Saturday, October 27, 2018

Authority (8): abuse of authority


In the state

Sadly enough, it happens that some who are in positions of authority abuse their power and position. Governments do. There are governments that oppress their people. We can think of the communist regimes of Stalin and Mao Tse Tung. Every November a Sunday is declared the International Day of Prayer for Persecuted Christians. In many Asian and North African countries, Christians are persecuted for their faith. They are oppressed by the state. Clearly, such governments are abusing their authority. God will hold them to account for this and will punish them for it.

In churches

This abuse of authority also happens in churches. In the 1500s, church reformers called the Medieval church back to the Word of God. Through the centuries, the church had strayed far away from the simple but true message of Scripture. The church had added all sorts of doctrines not found in the Bible. On top of that, many of the church leaders were living godless lives. The reformers called the church back to the Bible and away from false doctrine and permissive living. What was the reaction of the church? Persecution! Excommunication! Death by burning at the stake!

The church assigned more authority to itself and its ordinances than to the Word of God. It refused to submit itself to the rule of Christ. It persecuted those who lived holy lives according to the Word of God and who rebuked it for its sins and false doctrine. The church of the Middle Ages would not take it. It used—or rather—it abused its power and authority to silence those who called it to faithfulness and submission to God's Word.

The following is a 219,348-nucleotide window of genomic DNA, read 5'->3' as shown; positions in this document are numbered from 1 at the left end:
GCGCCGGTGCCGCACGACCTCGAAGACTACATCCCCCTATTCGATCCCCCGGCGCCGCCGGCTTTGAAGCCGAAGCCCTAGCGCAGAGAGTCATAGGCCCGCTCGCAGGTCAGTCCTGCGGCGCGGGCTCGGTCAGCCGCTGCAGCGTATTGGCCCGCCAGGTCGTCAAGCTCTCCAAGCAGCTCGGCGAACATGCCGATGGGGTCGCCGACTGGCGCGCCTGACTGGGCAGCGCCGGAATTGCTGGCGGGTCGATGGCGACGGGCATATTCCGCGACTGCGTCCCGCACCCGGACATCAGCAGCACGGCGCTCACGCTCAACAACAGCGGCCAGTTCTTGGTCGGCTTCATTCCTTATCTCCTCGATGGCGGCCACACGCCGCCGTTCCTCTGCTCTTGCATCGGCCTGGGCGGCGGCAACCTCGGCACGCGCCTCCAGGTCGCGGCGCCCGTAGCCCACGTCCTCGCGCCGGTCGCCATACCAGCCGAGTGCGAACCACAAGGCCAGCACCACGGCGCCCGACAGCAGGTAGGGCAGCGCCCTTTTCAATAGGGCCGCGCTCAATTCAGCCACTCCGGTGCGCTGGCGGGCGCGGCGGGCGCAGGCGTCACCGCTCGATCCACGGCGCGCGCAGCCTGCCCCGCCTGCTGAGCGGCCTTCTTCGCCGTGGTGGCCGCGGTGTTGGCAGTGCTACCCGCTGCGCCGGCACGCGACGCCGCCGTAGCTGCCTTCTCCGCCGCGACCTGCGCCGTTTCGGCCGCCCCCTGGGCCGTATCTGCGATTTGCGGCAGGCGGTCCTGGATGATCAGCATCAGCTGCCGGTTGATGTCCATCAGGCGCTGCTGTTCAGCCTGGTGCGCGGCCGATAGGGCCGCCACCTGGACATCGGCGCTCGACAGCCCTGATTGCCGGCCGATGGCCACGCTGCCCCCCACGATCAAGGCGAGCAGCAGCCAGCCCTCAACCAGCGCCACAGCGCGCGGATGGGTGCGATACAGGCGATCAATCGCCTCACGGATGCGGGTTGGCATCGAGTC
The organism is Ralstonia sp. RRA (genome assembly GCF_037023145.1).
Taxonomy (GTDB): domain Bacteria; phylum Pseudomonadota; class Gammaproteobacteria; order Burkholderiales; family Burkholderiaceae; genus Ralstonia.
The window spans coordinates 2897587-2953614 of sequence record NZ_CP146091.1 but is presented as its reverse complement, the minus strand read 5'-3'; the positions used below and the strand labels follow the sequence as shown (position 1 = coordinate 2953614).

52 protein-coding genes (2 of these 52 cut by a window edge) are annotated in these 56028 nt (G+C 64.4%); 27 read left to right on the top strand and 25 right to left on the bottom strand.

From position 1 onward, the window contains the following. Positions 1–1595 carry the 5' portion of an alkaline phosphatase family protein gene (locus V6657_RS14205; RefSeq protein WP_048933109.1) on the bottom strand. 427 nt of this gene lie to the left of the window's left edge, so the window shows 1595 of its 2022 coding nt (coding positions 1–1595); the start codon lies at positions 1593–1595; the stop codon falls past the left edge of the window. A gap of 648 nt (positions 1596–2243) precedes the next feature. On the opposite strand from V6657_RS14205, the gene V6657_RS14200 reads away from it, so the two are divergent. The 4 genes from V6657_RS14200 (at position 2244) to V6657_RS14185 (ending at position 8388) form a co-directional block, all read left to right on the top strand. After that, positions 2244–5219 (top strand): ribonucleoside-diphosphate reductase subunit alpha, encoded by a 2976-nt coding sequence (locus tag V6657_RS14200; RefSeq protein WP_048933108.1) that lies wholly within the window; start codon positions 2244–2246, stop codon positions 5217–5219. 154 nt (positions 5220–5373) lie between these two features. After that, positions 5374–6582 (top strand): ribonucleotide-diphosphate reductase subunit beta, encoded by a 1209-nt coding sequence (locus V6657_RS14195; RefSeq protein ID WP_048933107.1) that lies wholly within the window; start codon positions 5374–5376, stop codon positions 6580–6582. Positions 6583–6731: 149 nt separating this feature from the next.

This example, which led to the Reformation of the church, is not the only example of the abuse of ecclesiastical authority. Throughout history, there have been many instances of churches abusing their authority, misusing their power, to silence those who would live godly lives and call a disobedient church back to the Word. The history of the Canadian Reformed Churches, which goes back to the Netherlands, bears this out.

In families

Abuse of authority does not only happen in the state and the church; it is also, sadly, found in families. All physical, verbal, and sexual abuse by someone in authority perpetrated against someone under authority is abuse of authority. We wish we could say that this does not happen among Christians and in the church, but we would be lying.

What must someone suffering abuse do? He or she needs to go to someone else in authority for help. We are all under several spheres of authority: the authority of parents, teachers, the police, and elders in the church. An abused person must go to someone else in a position of authority for help. The abuser must be brought to justice and face the just consequences of his crime. He must be brought to repentance at the foot of the cross of the Lord Jesus Christ. It is only when we fall broken at the foot of the cross that we are reconciled to God and that we can be reconciled to one another.

(The final post in this series deals with the rejection of authority.)



This series of blog posts were originally presented as a speech at the October 1998 Ontario Women's League Day in Ancaster, Ontario. Much of the spoken style remains.


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